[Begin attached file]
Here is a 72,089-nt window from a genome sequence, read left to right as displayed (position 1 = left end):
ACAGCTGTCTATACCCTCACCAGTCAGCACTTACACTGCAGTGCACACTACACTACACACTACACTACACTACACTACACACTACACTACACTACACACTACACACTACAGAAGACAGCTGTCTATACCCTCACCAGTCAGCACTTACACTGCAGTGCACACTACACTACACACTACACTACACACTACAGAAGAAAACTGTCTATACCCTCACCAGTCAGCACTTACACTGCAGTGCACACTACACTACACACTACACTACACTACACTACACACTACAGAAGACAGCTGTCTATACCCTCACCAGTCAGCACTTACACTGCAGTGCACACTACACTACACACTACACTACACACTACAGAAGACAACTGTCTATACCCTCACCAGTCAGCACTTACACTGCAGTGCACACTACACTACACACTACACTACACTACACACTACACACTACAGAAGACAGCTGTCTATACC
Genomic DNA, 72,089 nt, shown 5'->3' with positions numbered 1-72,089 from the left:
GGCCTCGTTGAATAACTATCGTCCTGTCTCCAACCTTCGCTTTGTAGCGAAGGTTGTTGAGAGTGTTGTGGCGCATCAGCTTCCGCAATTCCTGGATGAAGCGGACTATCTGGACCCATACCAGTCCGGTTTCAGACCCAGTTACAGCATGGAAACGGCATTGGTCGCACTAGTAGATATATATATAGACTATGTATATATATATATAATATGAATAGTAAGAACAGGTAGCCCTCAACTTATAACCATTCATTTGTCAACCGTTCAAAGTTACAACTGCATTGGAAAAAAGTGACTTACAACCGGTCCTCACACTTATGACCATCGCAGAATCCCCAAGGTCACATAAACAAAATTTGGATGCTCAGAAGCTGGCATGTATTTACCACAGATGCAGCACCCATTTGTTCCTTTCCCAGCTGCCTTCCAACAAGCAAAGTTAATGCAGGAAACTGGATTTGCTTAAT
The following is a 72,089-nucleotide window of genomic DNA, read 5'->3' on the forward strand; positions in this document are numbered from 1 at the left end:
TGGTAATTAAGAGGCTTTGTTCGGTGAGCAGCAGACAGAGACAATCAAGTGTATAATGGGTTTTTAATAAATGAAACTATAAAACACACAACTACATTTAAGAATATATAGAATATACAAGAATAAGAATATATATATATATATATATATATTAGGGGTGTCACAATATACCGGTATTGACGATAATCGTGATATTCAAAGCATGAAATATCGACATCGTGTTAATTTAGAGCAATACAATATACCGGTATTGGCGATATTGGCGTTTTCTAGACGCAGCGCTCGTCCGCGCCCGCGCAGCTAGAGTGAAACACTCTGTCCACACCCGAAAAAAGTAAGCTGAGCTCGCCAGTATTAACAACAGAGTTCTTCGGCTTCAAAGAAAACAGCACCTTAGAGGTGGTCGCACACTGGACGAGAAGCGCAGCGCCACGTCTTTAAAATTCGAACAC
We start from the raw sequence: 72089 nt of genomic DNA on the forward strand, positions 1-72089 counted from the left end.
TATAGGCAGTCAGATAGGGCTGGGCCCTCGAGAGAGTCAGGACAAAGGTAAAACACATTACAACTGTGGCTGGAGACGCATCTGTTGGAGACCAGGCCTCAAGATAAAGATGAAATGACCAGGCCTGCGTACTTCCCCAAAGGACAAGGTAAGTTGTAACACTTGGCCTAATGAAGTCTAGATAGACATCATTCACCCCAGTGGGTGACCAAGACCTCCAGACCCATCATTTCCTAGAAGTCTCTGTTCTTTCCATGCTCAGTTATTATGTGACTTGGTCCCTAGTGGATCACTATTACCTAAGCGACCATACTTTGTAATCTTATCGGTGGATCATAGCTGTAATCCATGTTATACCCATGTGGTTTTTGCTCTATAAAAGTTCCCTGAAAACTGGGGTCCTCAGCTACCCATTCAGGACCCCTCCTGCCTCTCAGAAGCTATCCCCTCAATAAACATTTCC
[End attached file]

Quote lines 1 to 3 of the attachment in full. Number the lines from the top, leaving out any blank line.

Here is a 72,089-nt window from a genome sequence, read left to right as displayed (position 1 = left end):
ACAGCTGTCTATACCCTCACCAGTCAGCACTTACACTGCAGTGCACACTACACTACACACTACACTACACTACACTACACACTACACTACACTACACACTACACACTACAGAAGACAGCTGTCTATACCCTCACCAGTCAGCACTTACACTGCAGTGCACACTACACTACACACTACACTACACACTACAGAAGAAAACTGTCTATACCCTCACCAGTCAGCACTTACACTGCAGTGCACACTACACTACACACTACACTACACTACACTACACACTACAGAAGACAGCTGTCTATACCCTCACCAGTCAGCACTTACACTGCAGTGCACACTACACTACACACTACACTACACACTACAGAAGACAACTGTCTATACCCTCACCAGTCAGCACTTACACTGCAGTGCACACTACACTACACACTACACTACACTACACACTACACACTACAGAAGACAGCTGTCTATACC
Genomic DNA, 72,089 nt, shown 5'->3' with positions numbered 1-72,089 from the left: